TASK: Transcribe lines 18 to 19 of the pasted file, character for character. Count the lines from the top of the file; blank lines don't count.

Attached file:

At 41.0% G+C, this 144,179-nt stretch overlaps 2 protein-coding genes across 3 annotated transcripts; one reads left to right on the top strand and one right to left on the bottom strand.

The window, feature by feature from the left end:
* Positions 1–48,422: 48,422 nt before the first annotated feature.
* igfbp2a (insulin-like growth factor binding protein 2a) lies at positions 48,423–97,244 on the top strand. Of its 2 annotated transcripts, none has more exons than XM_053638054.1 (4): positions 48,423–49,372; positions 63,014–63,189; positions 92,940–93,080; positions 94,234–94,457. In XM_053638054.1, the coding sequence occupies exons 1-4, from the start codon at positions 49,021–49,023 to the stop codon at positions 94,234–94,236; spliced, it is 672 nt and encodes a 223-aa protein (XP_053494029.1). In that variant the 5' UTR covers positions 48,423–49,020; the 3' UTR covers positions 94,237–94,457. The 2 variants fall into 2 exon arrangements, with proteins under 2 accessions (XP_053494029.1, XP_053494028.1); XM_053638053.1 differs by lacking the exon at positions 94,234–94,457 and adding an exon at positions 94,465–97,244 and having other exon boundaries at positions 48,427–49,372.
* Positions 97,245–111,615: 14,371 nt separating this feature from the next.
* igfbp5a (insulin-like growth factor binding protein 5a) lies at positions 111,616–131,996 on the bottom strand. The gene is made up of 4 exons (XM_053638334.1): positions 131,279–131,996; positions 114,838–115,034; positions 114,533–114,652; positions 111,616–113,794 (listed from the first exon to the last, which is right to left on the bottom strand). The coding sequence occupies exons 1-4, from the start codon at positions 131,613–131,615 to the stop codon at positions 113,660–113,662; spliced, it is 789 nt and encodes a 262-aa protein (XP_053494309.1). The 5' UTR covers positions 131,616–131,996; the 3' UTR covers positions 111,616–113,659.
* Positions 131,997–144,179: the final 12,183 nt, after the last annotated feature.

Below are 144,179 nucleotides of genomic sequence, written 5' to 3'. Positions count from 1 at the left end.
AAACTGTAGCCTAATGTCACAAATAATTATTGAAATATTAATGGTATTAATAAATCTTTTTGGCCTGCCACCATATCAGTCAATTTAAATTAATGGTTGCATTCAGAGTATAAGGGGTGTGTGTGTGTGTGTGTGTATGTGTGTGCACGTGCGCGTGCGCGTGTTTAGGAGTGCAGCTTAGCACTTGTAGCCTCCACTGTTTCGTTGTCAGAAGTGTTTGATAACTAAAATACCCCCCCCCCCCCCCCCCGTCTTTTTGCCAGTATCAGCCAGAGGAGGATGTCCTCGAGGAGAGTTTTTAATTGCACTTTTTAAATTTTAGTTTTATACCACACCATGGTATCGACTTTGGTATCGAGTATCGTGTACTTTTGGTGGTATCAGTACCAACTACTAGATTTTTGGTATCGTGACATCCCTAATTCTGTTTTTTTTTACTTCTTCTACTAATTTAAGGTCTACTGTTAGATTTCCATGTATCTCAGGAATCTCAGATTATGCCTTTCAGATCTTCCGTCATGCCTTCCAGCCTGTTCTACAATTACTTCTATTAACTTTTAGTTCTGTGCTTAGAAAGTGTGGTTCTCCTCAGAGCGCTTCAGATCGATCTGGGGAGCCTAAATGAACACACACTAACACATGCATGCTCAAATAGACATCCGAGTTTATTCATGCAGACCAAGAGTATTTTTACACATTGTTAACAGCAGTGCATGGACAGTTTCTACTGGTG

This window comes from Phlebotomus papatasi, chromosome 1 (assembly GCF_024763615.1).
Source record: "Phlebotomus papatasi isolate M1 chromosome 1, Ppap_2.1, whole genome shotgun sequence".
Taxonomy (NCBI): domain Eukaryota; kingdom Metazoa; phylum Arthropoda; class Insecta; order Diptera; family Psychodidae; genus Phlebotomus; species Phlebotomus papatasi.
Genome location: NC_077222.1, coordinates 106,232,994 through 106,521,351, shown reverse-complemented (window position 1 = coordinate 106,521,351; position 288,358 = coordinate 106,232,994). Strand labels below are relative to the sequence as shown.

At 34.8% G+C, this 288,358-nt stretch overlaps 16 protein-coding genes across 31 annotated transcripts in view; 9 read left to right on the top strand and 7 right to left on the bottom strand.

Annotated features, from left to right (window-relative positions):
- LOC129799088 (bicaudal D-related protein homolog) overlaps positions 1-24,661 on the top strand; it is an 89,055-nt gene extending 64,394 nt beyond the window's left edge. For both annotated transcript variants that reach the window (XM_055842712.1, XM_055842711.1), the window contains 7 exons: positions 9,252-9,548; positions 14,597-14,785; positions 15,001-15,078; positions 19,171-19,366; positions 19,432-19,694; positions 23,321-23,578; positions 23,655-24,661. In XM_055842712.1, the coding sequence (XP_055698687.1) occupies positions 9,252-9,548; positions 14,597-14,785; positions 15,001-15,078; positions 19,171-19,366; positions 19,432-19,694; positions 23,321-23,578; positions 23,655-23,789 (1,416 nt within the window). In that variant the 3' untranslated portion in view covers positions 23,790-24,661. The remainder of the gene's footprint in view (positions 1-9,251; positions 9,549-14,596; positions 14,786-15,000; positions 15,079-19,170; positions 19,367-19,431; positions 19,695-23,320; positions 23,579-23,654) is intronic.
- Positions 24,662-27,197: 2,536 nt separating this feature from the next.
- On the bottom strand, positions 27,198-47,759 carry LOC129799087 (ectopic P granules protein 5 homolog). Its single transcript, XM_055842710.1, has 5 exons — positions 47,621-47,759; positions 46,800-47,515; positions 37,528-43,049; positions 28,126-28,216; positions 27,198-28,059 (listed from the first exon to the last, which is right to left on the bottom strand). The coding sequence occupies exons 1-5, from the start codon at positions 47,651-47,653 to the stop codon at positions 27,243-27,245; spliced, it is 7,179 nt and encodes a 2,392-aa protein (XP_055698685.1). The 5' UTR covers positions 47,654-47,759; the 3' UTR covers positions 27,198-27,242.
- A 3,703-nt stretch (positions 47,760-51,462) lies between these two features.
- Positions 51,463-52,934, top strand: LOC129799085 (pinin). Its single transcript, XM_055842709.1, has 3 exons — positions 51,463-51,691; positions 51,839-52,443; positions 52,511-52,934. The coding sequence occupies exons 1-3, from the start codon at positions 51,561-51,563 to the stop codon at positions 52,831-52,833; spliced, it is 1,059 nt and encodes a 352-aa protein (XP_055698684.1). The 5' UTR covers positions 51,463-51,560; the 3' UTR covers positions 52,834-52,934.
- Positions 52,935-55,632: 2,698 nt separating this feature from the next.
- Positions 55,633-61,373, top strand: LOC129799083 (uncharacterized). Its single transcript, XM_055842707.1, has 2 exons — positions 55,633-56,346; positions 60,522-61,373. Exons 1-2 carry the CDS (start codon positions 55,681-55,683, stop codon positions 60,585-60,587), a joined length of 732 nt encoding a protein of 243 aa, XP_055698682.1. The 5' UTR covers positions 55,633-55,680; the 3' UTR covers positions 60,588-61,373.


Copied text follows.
- On the bottom strand, positions 27,198-47,759 carry LOC129799087 (ectopic P granules protein 5 homolog). Its single transcript, XM_055842710.1, has 5 exons — positions 47,621-47,759; positions 46,800-47,515; positions 37,528-43,049; positions 28,126-28,216; positions 27,198-28,059 (listed from the first exon to the last, which is right to left on the bottom strand). The coding sequence occupies exons 1-5, from the start codon at positions 47,651-47,653 to the stop codon at positions 27,243-27,245; spliced, it is 7,179 nt and encodes a 2,392-aa protein (XP_055698685.1). The 5' UTR covers positions 47,654-47,759; the 3' UTR covers positions 27,198-27,242.
- A 3,703-nt stretch (positions 47,760-51,462) lies between these two features.